Record conditions for The Ocean Race
Published on May 25th, 2023
(May 25, 2023; Day 5) – It’s going to be an interesting 24-hours in The Ocean Race as the leading trio find themselves in record-setting conditions with strong downwind reaching angles and ‘relatively’ flat water.
11th Hour Racing Team, at the head of the fleet, is already posting a run of over 550 miles for the past 24 hours, a number that is currently going up with each hourly position report.
It was on Leg 3 when 11th Hour Racing Team posted a 544.63 nautical mile run over the 24 hours, which improved on the distance for a monohull up to 60-feet over the record set in 2017 of 536.81 nm.
“We’ve got plenty of wind, there’s a bit more pressure than forecast, and it’s still a little bumpy, but we got out across the front earlier than the other guys which seems to be a gain for now,” said 11th Hour Racing Team’s skipper Charlie Enright. “And we just had 31 knots as a 10 minute average, which isn’t nothing!”
Team Holcim-PRB and Team Malizia, in second and third place respectively, are striving to match that pace. This is a flat out drag race, with limited tactical opportunities.
“It’s a speed course, not a strategic course, at the moment,” said Yann Eliès on Team Malizia. “When we get close to Aarhus it becomes more of a coastal race with some more strategic options.”
“The three first boats are sailing around the high pressure weather system in strong southerly winds, while Biotherm couldn’t cross the front and is in upwind conditions,” explained race meteorologist Christian Dumard. “For the leaders, the wind could still be quite strong through tomorrow, before the it shifts to the northwest.”
He adds that the current forecast is for light winds near the finish, which could provide wholesale changes for the leaders. “Anything could happen,” Dumard says.
“It’s been tough for us, we got caught behind the fleet in the light winds leaving Newport and we’ve since had some technical issues on board – the autopilot and our electronics,” explained Alan Roberts on Biotherm. “We also had a sail lock break and we needed to recover the J3 headsail out of the water – we’ve lost a few hours dealing with these problems.”
Those lost hours and miles are now compounding as Biotherm is on the unfavorable side of the front and still pushing more upwind. “The sea state has been pretty messy so we’ve had to back off in the nasty conditions… It is what it is. All we can do is to keep going as fast as possible in the weather conditions we have.”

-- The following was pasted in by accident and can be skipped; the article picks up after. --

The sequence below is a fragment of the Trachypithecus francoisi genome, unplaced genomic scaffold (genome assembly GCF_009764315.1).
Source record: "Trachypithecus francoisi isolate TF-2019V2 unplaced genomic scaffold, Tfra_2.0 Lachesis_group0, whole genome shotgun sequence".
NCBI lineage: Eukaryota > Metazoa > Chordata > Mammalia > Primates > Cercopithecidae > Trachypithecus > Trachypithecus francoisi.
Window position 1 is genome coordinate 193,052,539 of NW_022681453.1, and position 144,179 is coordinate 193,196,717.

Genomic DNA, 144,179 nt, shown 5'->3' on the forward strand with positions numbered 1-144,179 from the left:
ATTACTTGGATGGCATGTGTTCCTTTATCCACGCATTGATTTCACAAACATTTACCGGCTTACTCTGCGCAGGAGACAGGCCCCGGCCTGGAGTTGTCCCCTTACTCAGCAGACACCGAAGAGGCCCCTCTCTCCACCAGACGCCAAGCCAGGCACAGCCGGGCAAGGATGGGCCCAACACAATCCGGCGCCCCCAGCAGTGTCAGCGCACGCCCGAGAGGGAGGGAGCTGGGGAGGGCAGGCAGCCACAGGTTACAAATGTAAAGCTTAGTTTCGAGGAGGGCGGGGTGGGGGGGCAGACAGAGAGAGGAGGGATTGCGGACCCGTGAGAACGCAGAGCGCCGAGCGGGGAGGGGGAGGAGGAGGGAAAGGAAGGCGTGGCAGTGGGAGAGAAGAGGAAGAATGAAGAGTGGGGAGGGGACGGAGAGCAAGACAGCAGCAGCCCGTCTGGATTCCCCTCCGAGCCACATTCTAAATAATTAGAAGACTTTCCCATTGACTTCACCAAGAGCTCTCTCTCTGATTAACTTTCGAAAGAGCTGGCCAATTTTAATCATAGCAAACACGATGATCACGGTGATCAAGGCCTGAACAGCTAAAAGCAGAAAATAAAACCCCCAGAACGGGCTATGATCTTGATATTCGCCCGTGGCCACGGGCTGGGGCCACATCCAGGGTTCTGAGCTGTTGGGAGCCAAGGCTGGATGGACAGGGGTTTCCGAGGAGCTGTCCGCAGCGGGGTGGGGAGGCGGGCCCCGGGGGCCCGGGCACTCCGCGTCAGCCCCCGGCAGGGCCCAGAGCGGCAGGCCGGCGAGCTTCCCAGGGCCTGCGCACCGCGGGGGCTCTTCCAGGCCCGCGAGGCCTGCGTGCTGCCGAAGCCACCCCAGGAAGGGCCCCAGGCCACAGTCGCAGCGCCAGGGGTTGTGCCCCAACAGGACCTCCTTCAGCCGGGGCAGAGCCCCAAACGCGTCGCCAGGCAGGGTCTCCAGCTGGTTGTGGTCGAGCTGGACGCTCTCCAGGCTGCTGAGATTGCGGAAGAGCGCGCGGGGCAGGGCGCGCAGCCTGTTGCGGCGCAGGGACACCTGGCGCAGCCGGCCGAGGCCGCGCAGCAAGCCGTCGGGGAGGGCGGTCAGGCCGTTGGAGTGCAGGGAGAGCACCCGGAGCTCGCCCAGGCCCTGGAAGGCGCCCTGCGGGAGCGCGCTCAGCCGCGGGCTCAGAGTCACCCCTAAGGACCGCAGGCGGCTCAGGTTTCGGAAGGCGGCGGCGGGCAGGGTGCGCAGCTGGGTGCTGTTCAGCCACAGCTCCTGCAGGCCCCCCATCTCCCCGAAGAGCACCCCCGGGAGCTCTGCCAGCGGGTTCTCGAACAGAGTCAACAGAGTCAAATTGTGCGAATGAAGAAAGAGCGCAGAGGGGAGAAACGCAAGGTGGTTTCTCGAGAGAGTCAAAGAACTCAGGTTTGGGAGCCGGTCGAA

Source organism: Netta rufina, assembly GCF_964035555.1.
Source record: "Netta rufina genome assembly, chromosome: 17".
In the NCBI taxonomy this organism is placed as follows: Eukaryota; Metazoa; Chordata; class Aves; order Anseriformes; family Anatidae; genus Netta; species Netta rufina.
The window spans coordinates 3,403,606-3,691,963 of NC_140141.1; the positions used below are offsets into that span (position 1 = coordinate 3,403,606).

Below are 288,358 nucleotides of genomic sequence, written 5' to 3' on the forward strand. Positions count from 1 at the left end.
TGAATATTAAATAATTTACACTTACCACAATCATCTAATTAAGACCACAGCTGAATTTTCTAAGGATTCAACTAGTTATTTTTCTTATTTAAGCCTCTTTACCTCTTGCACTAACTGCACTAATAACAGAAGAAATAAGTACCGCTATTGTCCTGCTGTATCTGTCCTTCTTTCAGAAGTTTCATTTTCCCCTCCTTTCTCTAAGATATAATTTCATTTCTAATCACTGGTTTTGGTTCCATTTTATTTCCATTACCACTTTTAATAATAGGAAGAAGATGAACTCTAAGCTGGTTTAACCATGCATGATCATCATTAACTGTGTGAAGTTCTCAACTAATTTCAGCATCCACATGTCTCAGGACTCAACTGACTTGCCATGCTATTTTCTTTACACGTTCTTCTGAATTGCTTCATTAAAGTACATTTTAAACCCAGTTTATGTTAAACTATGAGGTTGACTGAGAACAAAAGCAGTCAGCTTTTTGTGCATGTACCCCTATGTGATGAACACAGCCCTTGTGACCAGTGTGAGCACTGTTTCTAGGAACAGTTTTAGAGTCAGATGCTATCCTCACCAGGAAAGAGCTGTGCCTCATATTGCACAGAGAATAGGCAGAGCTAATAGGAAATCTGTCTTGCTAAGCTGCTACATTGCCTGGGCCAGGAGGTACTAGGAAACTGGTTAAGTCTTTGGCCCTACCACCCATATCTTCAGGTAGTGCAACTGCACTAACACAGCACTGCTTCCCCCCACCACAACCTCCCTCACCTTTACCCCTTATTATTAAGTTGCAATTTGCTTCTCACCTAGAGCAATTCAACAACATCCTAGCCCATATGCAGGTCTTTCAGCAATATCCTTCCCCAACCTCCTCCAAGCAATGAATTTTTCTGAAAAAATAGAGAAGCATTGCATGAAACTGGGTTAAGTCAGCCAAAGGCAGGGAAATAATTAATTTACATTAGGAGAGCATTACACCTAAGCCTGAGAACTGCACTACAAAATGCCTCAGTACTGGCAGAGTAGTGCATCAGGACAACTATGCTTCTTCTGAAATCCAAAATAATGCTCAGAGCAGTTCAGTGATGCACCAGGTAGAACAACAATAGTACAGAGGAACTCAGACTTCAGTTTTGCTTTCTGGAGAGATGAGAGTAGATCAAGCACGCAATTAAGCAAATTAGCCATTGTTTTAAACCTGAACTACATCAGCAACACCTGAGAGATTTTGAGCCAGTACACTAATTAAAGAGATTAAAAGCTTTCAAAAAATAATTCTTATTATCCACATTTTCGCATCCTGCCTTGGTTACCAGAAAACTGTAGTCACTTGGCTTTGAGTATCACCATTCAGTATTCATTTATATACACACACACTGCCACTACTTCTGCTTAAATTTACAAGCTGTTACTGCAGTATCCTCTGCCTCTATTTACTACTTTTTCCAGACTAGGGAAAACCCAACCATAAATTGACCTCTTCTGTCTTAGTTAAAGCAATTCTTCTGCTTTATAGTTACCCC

The ETA in Aarhus is tentatively on May 30.
Leg Five Rankings at 18:00 UTC
1. 11th Hour Racing Team, distance to finish, 1630.2 nm
2. Holcim-PRB, distance to lead, 19.8 nm
3. Team Malizia, distance to lead, 83.1 nm
4. Biotherm, distance to lead, 274.7 nm
Did not start – GUYOT environnement
For the crew lists, click here.
Race details – Route – Tracker – Scoreboard – Content from the boats – YouTube
Overall Leaderboard (after 4 of 7 legs)
1. Team Holcim-PRB — 19 points
2. 11th Hour Racing Team — 18 points
3. Team Malizia — 18 points
4. Biotherm — 13 points
5. GUYOT environnement – Team Europe — 2 points
IMOCA: Name, Design, Skipper, Launch date
• Guyot Environnement – Team Europe (VPLP Verdier); Benjamin Dutreux (FRA)/Robert Stanjek (GER); September 1, 2015
• 11th Hour Racing Team (Guillaume Verdier); Charlie Enright (USA); August 24, 2021
• Holcim-PRB (Guillaume Verdier); Kevin Escoffier (FRA); May 8, 2022
• Team Malizia (VPLP); Boris Herrmann (GER); July 19, 2022
• Biotherm (Guillaume Verdier); Paul Meilhat (FRA); August 31 2022
The Ocean Race 2022-23 Race Schedule:
Alicante, Spain – Leg 1 (1900 nm) start: January 15, 2023
Cabo Verde – ETA: January 22; Leg 2 (4600 nm) start: January 25
Cape Town, South Africa – ETA: February 9; Leg 3 (12750 nm) start: February 26
Itajaí, Brazil – ETA: April 1; Leg 4 (5500 nm) start: April 23
Newport, RI, USA – ETA: May 10; Leg 5 (3500 nm) start: May 21
Aarhus, Denmark – ETA: May 30; Leg 6 (800 nm) start: June 8
Kiel, Germany (Fly-By) – June 9
The Hague, The Netherlands – ETA: June 11; Leg 7 (2200 nm) start: June 15
Genova, Italy – The Grand Finale – ETA: June 25, 2023; Final In-Port Race: July 1, 2023
The Ocean Race (formerly Volvo Ocean Race and Whitbread Round the World Race) was initially to be raced in two classes of boats: the high-performance, foiling, IMOCA 60 class and the one-design VO65 class which has been used for the last two editions of the race.
However, only the IMOCAs will be racing round the world while the VO65s will race in The Ocean Race VO65 Sprint which competes in Legs 1, 6, and 7 of The Ocean Race course.
Additionally, The Ocean Race also features the In-Port Series with races at seven of the course’s stopover cities around the world which allow local fans to get up close and personal to the teams as they battle it out around a short inshore course.
Although in-port races do not count towards a team’s overall points score, they do play an important part in the overall rankings as the In-Port Race Series standings are used to break any points ties that occur during the race around the world.
Held every three or four years since 1973, the 14th edition of The Ocean Race was originally planned for 2021-22 but was postponed one year due to the pandemic, with the first leg starting on January 15, 2023.